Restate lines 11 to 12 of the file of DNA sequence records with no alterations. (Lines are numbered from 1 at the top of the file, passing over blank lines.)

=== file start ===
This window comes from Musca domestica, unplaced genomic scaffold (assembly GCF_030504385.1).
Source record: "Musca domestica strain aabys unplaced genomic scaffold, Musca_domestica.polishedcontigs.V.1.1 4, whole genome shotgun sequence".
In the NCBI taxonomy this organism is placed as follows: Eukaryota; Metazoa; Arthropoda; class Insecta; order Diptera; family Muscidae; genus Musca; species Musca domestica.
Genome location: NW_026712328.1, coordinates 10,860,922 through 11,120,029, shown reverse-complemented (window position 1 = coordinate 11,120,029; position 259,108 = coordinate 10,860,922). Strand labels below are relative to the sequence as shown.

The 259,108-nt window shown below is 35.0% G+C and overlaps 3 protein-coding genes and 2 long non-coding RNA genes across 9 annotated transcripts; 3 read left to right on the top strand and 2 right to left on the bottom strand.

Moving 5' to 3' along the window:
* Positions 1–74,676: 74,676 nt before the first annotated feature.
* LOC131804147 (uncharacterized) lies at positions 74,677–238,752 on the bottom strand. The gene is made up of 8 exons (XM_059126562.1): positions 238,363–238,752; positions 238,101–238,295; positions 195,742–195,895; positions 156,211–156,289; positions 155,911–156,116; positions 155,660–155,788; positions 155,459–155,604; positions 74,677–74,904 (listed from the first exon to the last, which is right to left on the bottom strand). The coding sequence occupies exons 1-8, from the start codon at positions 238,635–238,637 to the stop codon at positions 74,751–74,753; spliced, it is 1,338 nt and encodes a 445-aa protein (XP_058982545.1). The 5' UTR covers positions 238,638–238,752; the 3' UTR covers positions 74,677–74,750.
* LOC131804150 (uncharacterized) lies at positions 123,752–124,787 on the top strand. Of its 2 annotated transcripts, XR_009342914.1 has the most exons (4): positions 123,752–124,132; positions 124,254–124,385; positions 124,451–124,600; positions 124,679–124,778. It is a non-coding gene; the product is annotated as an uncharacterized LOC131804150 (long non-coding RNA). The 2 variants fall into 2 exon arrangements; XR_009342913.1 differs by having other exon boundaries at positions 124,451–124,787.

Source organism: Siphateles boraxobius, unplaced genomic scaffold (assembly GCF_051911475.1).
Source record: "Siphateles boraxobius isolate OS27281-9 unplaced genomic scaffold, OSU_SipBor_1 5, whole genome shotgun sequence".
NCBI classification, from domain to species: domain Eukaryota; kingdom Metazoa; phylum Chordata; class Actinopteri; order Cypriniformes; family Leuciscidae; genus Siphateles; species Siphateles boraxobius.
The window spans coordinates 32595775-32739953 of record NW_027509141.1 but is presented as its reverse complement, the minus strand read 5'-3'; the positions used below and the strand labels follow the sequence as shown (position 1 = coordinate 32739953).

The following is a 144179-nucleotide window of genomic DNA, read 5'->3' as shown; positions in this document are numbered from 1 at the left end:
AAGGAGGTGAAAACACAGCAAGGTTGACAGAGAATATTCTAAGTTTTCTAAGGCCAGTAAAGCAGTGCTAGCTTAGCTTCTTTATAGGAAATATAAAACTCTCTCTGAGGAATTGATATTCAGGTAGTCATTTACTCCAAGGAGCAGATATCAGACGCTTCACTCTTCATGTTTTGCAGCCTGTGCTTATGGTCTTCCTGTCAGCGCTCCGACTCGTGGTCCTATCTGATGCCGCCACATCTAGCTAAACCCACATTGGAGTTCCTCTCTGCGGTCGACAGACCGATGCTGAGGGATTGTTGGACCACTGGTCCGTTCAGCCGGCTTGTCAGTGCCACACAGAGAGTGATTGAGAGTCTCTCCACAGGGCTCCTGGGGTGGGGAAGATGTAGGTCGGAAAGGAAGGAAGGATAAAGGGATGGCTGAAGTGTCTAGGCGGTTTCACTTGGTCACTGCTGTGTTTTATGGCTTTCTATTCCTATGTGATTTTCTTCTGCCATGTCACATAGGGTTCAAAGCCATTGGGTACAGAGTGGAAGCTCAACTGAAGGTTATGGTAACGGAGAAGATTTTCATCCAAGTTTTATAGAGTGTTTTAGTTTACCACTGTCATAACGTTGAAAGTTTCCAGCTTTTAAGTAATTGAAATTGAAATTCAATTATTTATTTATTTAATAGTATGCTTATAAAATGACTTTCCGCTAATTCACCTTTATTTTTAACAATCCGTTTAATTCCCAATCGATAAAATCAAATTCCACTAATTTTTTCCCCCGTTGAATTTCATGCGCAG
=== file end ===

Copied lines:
Source record: "Siphateles boraxobius isolate OS27281-9 unplaced genomic scaffold, OSU_SipBor_1 5, whole genome shotgun sequence".
NCBI classification, from domain to species: domain Eukaryota; kingdom Metazoa; phylum Chordata; class Actinopteri; order Cypriniformes; family Leuciscidae; genus Siphateles; species Siphateles boraxobius.